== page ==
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40! mod 41 = 40 (any prime number - 1) mod prime number = prime number - 1 39! mod 41 = 1 (any prime number - 2) mod Prime number = 1

Think about it.

Proof to follow.... _________________

Best,

AkamaiBrah Former Senior Instructor, Manhattan GMAT and VeritasPrep Vice President, Midtown NYC Investment Bank, Structured Finance IT MFE, Haas School of Business, UC Berkeley, Class of 2005 MBA, Anderson School of Management, UCLA, Class of 1993

40! mod 41 = 40 (any prime number - 1) mod prime number = prime number - 1 39! mod 41 = 1 (any prime number - 2) mod Prime number = 1

Think about it.

Proof to follow....

Actually, I don't think this is a fair GMAT question. The problem is an application of "Wilson's Theorem" which is far beyond the knowledge needed for the GMAT. I would be happy to see an answer that has a solution which falls under GMAT-required knowledge. _________________

Best,

AkamaiBrah Former Senior Instructor, Manhattan GMAT and VeritasPrep Vice President, Midtown NYC Investment Bank, Structured Finance IT MFE, Haas School of Business, UC Berkeley, Class of 2005 MBA, Anderson School of Management, UCLA, Class of 1993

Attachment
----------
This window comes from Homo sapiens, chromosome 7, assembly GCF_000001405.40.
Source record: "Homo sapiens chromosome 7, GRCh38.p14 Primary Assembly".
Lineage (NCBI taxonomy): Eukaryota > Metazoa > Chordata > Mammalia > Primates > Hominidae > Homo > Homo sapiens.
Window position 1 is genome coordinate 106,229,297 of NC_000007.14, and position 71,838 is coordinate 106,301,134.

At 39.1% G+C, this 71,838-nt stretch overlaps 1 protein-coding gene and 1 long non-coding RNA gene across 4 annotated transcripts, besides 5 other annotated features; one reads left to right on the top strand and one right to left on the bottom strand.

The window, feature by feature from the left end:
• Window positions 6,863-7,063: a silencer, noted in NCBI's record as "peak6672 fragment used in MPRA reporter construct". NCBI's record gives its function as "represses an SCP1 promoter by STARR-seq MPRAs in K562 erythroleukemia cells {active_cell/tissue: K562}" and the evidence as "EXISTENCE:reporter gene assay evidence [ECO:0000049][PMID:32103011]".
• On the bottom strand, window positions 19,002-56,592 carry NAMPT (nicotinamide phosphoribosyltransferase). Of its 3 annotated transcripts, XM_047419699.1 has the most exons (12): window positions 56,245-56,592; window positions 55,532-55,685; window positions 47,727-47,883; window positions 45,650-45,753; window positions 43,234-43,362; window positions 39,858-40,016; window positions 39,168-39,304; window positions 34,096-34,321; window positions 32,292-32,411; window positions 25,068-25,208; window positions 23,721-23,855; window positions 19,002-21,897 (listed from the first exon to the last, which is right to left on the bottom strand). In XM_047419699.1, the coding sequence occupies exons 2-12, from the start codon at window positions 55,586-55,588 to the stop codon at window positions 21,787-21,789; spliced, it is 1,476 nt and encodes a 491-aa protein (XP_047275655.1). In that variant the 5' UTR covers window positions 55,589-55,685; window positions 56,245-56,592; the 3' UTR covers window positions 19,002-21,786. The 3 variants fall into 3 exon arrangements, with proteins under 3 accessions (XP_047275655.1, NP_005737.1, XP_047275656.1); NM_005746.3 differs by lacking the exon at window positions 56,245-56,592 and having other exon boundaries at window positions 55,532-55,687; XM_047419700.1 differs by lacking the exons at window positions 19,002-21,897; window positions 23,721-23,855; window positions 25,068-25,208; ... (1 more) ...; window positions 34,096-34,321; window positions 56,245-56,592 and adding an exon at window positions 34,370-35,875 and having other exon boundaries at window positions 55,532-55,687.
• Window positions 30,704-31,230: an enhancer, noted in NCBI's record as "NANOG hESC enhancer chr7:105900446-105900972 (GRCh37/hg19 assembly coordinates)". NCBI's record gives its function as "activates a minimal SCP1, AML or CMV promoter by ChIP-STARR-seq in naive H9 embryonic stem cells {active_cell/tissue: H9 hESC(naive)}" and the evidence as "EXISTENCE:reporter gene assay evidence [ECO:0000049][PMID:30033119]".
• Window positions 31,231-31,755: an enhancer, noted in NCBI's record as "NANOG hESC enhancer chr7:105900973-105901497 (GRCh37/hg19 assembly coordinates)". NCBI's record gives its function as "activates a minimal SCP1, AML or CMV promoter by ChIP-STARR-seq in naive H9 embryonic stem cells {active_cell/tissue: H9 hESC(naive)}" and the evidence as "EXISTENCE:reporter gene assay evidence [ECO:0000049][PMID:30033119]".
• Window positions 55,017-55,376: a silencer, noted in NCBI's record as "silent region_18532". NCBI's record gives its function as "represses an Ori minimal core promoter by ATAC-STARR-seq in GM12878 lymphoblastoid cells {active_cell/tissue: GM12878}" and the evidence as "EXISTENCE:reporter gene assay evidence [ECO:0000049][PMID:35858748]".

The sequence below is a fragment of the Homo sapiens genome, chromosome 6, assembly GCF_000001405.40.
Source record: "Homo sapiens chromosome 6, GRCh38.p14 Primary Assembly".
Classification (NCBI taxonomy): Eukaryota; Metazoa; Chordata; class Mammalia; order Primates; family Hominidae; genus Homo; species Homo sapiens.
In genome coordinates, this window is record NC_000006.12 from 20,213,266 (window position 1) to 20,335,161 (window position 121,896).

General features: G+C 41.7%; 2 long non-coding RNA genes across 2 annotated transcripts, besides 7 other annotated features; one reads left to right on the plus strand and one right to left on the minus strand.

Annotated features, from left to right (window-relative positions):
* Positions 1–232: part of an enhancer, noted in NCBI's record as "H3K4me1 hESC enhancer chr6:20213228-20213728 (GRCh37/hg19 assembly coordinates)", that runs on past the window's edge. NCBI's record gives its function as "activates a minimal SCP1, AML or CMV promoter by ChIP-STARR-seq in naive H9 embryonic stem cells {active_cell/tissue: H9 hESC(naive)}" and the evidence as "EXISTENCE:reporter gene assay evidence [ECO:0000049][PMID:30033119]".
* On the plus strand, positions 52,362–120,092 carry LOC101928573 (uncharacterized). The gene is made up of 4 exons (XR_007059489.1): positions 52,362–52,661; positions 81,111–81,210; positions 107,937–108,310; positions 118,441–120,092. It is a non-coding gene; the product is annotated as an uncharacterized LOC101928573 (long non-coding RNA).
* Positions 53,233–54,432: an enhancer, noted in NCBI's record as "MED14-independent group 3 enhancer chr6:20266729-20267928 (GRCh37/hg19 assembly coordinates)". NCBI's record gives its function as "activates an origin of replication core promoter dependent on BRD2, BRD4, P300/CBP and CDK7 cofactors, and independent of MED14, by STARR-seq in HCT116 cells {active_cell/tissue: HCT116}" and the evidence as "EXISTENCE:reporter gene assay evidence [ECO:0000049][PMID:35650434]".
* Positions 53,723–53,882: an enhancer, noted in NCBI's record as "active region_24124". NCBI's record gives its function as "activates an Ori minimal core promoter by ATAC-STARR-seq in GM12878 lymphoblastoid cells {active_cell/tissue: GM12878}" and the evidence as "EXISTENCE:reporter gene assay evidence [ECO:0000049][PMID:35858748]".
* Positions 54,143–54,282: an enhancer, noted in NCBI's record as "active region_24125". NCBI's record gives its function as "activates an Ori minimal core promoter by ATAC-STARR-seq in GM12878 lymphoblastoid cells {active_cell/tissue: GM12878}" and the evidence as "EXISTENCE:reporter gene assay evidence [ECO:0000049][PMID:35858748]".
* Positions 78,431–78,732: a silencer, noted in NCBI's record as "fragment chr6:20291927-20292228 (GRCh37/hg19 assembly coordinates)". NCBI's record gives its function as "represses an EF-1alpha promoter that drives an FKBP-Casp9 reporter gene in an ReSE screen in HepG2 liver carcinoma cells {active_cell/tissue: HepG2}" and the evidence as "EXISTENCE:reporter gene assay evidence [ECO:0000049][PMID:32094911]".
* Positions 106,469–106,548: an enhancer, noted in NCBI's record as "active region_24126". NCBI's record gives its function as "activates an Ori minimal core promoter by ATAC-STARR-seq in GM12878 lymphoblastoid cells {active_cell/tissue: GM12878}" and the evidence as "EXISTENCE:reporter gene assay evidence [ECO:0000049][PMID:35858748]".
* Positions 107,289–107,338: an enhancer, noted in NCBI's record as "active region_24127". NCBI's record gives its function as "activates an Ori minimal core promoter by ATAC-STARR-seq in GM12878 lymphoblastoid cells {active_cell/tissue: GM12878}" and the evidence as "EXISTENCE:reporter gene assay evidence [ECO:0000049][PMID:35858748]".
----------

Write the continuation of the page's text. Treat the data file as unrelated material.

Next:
when 40! / 41 remainder is 40 since except 40 other terms are divisble by 41 and hence the remainder is 40/41 i.e. 40 .

Hmmmm. Please demonstrate to me some proof or method to determine that (40! + 1) is divisible by 41. This is the same as saying 40! mod 41 = 40. Essentially, you are using the answer to the problem to find the answer -- circular logic.

If you are claiming that (n! + 1) is always divisible by n + 1, THAT IS WRONG; here is a simple counter example: (3! + 1) = 7 which is certainly NOT divisible by 4.

The ONLY time (n! + 1) is divisible by n + 1 is when n + 1 is PRIME, which is the essense of Wilson's formula and which no GMAT student should be expected to know.

Nuff said. _________________

Best,

AkamaiBrah Former Senior Instructor, Manhattan GMAT and VeritasPrep Vice President, Midtown NYC Investment Bank, Structured Finance IT MFE, Haas School of Business, UC Berkeley, Class of 2005 MBA, Anderson School of Management, UCLA, Class of 1993

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